# 12.1 The ellipse  (Page 8/16)

 Page 8 / 16

Suppose a whispering chamber is 480 feet long and 320 feet wide.

1. What is the standard form of the equation of the ellipse representing the room? Hint: assume a horizontal ellipse, and let the center of the room be the point $\text{\hspace{0.17em}}\left(0,0\right).$
2. If two people are standing at the foci of this room and can hear each other whisper, how far apart are the people? Round to the nearest foot.
1. $\frac{{x}^{2}}{57,600}+\frac{{y}^{2}}{25,600}=1$
2. The people are standing 358 feet apart.

Access these online resources for additional instruction and practice with ellipses.

## Key equations

 Horizontal ellipse, center at origin Vertical ellipse, center at origin Horizontal ellipse, center $\text{\hspace{0.17em}}\left(h,k\right)$ Vertical ellipse, center $\text{\hspace{0.17em}}\left(h,k\right)$

## Key concepts

• An ellipse is the set of all points $\text{\hspace{0.17em}}\left(x,y\right)\text{\hspace{0.17em}}$ in a plane such that the sum of their distances from two fixed points is a constant. Each fixed point is called a focus (plural: foci).
• When given the coordinates of the foci and vertices of an ellipse, we can write the equation of the ellipse in standard form. See [link] and [link] .
• When given an equation for an ellipse centered at the origin in standard form, we can identify its vertices, co-vertices, foci, and the lengths and positions of the major and minor axes in order to graph the ellipse. See [link] and [link] .
• When given the equation for an ellipse centered at some point other than the origin, we can identify its key features and graph the ellipse. See [link] and [link] .
• Real-world situations can be modeled using the standard equations of ellipses and then evaluated to find key features, such as lengths of axes and distance between foci. See [link] .

## Verbal

Define an ellipse in terms of its foci.

An ellipse is the set of all points in the plane the sum of whose distances from two fixed points, called the foci, is a constant.

Where must the foci of an ellipse lie?

What special case of the ellipse do we have when the major and minor axis are of the same length?

This special case would be a circle.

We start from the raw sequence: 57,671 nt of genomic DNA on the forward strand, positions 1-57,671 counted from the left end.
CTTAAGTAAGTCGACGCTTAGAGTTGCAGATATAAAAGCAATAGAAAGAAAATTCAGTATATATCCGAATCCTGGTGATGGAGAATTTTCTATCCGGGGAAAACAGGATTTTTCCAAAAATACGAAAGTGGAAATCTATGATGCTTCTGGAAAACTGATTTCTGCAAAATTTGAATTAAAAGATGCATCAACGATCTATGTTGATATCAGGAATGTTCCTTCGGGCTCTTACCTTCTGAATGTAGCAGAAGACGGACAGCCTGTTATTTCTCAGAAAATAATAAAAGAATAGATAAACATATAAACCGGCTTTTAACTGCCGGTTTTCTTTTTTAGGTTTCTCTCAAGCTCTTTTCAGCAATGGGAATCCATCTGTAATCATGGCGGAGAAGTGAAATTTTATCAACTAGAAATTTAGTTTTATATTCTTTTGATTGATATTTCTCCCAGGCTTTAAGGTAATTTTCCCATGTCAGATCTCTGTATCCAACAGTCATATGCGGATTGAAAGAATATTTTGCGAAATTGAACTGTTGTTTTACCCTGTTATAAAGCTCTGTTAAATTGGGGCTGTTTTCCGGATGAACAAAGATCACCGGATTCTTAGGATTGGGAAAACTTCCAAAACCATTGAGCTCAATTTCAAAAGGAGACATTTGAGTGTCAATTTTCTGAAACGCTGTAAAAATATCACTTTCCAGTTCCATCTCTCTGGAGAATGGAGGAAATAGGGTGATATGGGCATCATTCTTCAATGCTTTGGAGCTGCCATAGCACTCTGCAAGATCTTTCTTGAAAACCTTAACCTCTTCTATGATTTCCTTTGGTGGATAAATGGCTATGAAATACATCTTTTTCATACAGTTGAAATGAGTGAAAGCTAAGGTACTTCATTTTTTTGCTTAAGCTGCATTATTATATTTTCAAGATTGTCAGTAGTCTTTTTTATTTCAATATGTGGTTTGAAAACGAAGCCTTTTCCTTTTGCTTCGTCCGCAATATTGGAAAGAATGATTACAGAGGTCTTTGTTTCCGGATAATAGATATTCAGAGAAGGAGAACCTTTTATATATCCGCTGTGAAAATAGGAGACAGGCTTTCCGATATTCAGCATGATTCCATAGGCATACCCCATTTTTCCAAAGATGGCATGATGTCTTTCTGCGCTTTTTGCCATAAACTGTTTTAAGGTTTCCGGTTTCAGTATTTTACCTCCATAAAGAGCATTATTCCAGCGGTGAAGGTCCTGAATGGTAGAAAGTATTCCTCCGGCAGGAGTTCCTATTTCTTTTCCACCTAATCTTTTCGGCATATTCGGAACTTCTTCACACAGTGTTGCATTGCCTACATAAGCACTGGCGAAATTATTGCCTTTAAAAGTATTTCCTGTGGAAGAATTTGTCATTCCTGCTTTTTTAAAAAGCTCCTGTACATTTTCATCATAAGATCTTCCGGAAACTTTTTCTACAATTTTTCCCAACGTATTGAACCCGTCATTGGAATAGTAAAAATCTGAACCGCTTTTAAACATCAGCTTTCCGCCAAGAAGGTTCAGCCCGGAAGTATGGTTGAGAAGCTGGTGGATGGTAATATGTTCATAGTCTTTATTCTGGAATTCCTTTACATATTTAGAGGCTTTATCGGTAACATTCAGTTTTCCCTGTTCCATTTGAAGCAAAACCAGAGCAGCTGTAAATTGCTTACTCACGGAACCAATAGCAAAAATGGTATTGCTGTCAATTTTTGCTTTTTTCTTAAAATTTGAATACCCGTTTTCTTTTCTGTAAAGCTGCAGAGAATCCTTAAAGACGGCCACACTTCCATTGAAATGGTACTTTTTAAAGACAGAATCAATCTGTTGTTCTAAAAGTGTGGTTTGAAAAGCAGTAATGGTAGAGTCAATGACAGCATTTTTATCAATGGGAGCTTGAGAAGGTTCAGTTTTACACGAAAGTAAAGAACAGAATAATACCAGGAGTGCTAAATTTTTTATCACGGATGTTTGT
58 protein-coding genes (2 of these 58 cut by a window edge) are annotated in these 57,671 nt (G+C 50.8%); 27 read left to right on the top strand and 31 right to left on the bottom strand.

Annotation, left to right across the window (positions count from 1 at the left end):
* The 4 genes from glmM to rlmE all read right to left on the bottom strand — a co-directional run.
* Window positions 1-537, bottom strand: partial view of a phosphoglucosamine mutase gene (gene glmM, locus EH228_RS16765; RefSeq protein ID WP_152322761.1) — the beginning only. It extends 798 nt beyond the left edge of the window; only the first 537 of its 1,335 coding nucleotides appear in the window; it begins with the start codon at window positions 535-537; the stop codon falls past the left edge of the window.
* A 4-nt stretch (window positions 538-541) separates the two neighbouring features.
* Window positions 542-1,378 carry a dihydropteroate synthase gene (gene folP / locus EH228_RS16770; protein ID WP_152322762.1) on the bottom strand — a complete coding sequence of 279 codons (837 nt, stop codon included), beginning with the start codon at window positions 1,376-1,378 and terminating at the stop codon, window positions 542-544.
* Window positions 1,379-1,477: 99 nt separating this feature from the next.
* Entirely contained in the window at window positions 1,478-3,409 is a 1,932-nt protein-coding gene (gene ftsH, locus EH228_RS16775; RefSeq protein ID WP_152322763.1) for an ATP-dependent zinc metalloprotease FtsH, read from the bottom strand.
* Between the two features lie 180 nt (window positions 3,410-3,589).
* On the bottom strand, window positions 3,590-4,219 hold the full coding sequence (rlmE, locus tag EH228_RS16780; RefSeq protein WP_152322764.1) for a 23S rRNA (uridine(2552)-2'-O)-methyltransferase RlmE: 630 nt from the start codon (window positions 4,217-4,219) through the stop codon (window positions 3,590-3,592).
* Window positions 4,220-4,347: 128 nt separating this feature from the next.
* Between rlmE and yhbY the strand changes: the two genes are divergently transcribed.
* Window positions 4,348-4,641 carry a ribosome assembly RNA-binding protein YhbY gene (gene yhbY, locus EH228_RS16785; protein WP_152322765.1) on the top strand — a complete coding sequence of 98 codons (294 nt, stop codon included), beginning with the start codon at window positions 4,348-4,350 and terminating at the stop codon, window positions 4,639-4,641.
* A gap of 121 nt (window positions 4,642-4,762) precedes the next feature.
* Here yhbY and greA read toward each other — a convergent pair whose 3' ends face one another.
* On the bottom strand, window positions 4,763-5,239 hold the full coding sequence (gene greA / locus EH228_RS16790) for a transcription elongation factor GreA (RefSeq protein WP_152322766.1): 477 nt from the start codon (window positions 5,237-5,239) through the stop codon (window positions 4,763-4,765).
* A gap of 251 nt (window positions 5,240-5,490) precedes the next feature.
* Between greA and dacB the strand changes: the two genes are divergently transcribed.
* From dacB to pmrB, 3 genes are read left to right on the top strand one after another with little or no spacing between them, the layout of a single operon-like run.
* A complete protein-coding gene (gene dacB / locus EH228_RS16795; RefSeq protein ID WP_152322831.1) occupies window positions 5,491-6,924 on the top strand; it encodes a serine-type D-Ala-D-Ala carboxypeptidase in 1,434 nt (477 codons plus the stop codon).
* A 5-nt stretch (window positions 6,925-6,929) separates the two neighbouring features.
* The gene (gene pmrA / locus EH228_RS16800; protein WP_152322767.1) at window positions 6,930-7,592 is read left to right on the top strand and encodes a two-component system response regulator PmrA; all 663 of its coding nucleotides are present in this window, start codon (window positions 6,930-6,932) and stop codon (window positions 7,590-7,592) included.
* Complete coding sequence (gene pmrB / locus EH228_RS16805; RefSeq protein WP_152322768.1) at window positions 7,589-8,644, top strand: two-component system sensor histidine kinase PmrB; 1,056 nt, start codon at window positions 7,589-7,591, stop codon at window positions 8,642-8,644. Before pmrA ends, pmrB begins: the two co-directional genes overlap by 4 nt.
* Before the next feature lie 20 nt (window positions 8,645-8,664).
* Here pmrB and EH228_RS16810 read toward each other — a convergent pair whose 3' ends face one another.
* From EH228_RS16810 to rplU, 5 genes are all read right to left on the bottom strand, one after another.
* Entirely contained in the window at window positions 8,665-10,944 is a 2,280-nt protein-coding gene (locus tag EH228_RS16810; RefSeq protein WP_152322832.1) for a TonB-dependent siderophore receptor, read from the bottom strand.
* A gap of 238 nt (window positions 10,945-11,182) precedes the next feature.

For the special case mentioned above, what would be true about the foci of that ellipse?

What can be said about the symmetry of the graph of an ellipse with center at the origin and foci along the y -axis?

It is symmetric about the x -axis, y -axis, and the origin.

## Algebraic

For the following exercises, determine whether the given equations represent ellipses. If yes, write in standard form.

$2{x}^{2}+y=4$

$4{x}^{2}+9{y}^{2}=36$

yes; $\text{\hspace{0.17em}}\frac{{x}^{2}}{{3}^{2}}+\frac{{y}^{2}}{{2}^{2}}=1$

$4{x}^{2}-{y}^{2}=4$

$4{x}^{2}+9{y}^{2}=1$

yes; $\frac{{x}^{2}}{{\left(\frac{1}{2}\right)}^{2}}+\frac{{y}^{2}}{{\left(\frac{1}{3}\right)}^{2}}=1$

$4{x}^{2}-8x+9{y}^{2}-72y+112=0$

For the following exercises, write the equation of an ellipse in standard form, and identify the end points of the major and minor axes as well as the foci.

$\frac{{x}^{2}}{4}+\frac{{y}^{2}}{49}=1$

$\frac{{x}^{2}}{{2}^{2}}+\frac{{y}^{2}}{{7}^{2}}=1;\text{\hspace{0.17em}}$ Endpoints of major axis $\text{\hspace{0.17em}}\left(0,7\right)\text{\hspace{0.17em}}$ and $\text{\hspace{0.17em}}\left(0,-7\right).\text{\hspace{0.17em}}$ Endpoints of minor axis $\text{\hspace{0.17em}}\left(2,0\right)\text{\hspace{0.17em}}$ and $\text{\hspace{0.17em}}\left(-2,0\right).\text{\hspace{0.17em}}$ Foci at $\text{\hspace{0.17em}}\left(0,3\sqrt{5}\right),\left(0,-3\sqrt{5}\right).$

$\frac{{x}^{2}}{100}+\frac{{y}^{2}}{64}=1$

${x}^{2}+9{y}^{2}=1$

$\frac{{x}^{2}}{{\left(1\right)}^{2}}+\frac{{y}^{2}}{{\left(\frac{1}{3}\right)}^{2}}=1;\text{\hspace{0.17em}}$ Endpoints of major axis $\text{\hspace{0.17em}}\left(1,0\right)\text{\hspace{0.17em}}$ and $\text{\hspace{0.17em}}\left(-1,0\right).\text{\hspace{0.17em}}$ Endpoints of minor axis $\text{\hspace{0.17em}}\left(0,\frac{1}{3}\right),\left(0,-\frac{1}{3}\right).\text{\hspace{0.17em}}$ Foci at $\text{\hspace{0.17em}}\left(\frac{2\sqrt{2}}{3},0\right),\left(-\frac{2\sqrt{2}}{3},0\right).$

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